40th Anniversary Paris and South of France tour travel blog

Arriving in Amboise

Gothic tower on church in Amboise

The castle at Amboise

Walking through Amboise to Leonardo's house.

Entrance to Leonardo's house

The view back over Amboise from Leonardo's house

Front facade of Clos Luce, Leonardo's house

Leonarod's bedroom, the room where he died.

Leonardo's inner garden

Garden at the entrance to Leonardo's house

leonardo rooms 1

Leonardo romms 2

Leonardo rooms 3

Leonardo rooms 4

Leonardo rooms 5

Leonardo rooms 6

Leonardo rooms 7

Leonardo rooms 8

leonardo rooms 10

Da Vinci paddleboat

Da Vinci tank design

Reproductions of Da Vinci paintings that hang in the Louvre

Cave dwellings in the side of the cliff at Amboise. Some are...

Chateau at Chenonceau

The Chateau Chenonceau from distance--it spans the river.

overview of the chateau

Looking at the Chateau from the gardens nearby.

Another view of the chateau

Chateau interior

Chateau kitchen

More chateau kitchen

David and Susan outside the chateau

Interesting tree on the chateau grounds

Old painitng of the chateau

Kelsey in the sunflowers

David and Susan in the sunflowers

Fortress at Chinon

East end of the Chinon fortress

Hotel Diderot--our home in Chinon

inner courtyard at hotel Diderot

Another look at Diderot inner courtyard

Hotel d'Ville of Chinon (City hall)

Oceanic restaurant wehre we had our group meal

At the Oceanic

Susan with her fish dish

Rick Steves talks with Rolinka about our tour

Susan and her incredible dessert

My less stellar but still really tasty dessert

Modern art in anciant Chinon

Old Hotel Diderot sign

July 5, 2011

Today we left Paris for the south of France. We have a small bus, but because we only have 24 in our group we all have plenty of room. We headed south to the Loire Valley to the city of Amboise.

Here Francis I, King of France arranged for Leonardo da Vinci to move from Florence to Amboise France in 1516.

Leonardo set up shop at Clos Luce, a chateau near the castle at Amboise built originally in 1471. For 200 years, from 1490 to 1690, this chateau served as a royal residence and summer residence for kings of France. And it was Leonardo's home from 1516 until he hied there in 1519. An underground cave allowed the 22 year old Francis to visit the brilliant 60+ year old Leonardo at Francis’s leisure. Leonardo spent many years at Amboise where he continued working on his brilliant designs and inventions until his death, reportedly in Francis’s arms.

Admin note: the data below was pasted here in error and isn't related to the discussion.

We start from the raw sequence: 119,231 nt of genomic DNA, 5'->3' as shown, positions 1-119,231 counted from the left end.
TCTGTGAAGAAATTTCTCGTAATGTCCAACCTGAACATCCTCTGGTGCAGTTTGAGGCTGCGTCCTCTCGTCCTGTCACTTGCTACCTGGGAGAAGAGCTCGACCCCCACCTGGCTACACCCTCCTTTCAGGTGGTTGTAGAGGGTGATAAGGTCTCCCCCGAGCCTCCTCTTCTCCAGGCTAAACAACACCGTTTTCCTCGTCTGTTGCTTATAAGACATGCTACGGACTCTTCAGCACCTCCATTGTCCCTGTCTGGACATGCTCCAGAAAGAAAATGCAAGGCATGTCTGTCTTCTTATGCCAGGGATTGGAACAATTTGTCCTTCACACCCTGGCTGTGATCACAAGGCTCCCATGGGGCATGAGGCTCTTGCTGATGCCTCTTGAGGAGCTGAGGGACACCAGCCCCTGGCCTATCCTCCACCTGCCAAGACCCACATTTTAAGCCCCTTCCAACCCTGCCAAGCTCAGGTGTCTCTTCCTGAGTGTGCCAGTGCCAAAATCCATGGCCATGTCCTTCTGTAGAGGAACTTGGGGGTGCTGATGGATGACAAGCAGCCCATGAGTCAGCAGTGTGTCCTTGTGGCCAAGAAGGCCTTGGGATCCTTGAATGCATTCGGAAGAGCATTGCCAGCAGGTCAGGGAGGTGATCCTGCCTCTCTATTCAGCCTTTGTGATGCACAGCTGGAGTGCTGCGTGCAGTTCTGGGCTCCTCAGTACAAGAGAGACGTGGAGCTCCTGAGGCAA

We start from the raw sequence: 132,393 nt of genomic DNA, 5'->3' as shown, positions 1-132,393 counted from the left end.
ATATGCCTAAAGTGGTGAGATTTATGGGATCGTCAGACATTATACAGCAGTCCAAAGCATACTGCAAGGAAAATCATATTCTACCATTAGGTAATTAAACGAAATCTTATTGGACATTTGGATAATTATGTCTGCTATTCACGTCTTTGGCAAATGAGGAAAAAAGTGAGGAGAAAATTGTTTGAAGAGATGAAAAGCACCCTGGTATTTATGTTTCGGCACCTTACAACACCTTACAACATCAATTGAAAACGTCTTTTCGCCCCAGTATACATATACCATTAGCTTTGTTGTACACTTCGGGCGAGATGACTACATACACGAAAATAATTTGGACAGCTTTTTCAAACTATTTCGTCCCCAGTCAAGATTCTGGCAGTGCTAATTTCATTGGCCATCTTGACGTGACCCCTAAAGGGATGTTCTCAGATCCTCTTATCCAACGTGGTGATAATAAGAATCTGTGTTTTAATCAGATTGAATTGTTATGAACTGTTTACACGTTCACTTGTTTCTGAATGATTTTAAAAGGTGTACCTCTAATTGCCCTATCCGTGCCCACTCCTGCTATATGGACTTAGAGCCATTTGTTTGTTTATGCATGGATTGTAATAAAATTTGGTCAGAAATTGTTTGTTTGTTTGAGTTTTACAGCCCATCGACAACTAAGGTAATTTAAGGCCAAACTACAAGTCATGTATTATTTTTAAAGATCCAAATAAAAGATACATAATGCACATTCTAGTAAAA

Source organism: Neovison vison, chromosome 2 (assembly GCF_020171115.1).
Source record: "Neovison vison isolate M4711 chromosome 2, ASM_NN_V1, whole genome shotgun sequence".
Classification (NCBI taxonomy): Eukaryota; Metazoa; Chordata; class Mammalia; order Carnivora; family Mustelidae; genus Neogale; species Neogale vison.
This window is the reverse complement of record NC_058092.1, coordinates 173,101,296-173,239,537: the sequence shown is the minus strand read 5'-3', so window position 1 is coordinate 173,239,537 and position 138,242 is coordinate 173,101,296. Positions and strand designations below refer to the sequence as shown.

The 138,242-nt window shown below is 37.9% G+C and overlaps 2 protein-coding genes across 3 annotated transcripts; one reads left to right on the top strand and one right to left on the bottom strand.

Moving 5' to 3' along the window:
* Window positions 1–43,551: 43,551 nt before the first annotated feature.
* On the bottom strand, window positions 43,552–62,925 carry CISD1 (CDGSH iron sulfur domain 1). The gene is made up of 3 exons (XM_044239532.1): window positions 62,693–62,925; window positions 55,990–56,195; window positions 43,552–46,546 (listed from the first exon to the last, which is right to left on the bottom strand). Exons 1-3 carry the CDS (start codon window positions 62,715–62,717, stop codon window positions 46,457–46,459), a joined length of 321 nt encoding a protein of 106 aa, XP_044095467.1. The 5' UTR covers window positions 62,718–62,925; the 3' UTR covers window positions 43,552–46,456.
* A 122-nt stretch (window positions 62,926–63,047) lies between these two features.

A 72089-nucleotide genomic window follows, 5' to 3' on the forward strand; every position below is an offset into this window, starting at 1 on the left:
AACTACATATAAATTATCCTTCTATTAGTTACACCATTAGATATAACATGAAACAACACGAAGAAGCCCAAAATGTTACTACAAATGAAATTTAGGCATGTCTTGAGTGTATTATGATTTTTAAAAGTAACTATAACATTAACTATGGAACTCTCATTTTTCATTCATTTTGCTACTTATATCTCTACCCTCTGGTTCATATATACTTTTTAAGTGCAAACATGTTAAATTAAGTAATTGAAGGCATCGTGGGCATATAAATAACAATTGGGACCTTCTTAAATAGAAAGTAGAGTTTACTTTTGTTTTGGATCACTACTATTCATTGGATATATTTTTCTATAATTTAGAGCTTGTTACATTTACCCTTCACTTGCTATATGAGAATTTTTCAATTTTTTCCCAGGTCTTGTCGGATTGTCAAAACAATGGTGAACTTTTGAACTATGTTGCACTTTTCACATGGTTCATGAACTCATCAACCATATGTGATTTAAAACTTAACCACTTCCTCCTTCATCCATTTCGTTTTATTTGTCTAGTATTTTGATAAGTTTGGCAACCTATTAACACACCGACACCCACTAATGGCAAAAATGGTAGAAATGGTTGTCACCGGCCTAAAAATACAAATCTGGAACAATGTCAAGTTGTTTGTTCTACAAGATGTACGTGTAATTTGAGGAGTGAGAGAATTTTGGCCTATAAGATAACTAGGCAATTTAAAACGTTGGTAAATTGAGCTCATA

When Leonardo left Florence, he brought the Renaissance to France, where its influence spread throughout the region.

We were given a choice of looking at the castle or Leonardo’s house, so Susan and I went to Leonardo’s house. It was well worth it.

We toured the rooms that Leonardo enjoyed when he was in Amboise and where the Mona Lisa was in residence (Leonardo took it with him when he went to France.) We saw models of many of his inventions in the house as well as on the grounds around the chateau.

From there we drove To Chenonceau, another large chateau built by the French Renaissance equivalent of a Wall Street investment banker in the 16th century.

This one was built around an old mill on the river Loire. Later it was extended to the other side of the river to facilitate hunting on that side, then the chateau was built up over the bridge. A more extensive discussion on Wikipedia is found at http://en.wikipedia.org/wiki/Ch%C3%A2teau_de_Chenonceau

We wandered around the chateau and took lots of pictures,

then we were back on the bus to go to Chinon. On the way to Chinon we stopped when we saw a huge sunflower field. Our driver Philippe managed to get the bus off the road and onto a side road that allowed us to get out and take some pictures. We took some pictures of Susan’s buddy Kelsey,

then she took some of us.

We drove on to Chinon

and checked into the Hotel Diderot run by Laurent and his sisters.

Our room is smaller than in Paris but much better laid out. We took a brief orientation walk with Rolinka, then went to our restaurant for the first night dinner. Rick Steves has figured out that when we go to a new town it is hard for the guests to decide where to eat, so he arranges for a dinner the first night.

We ate at the Oceanic Restaurant

in what was described as a typical French dinner.

I had a salmon starter, then a fish entrée and an excellent dessert. Susan had a different entrée

and a very different dessert—hers was a huge cotton candy like confectionary with strawberries underneath.

A special treat at the dinner was a visit by the man himself, Rick Steves, who happened to be in town while we were there.

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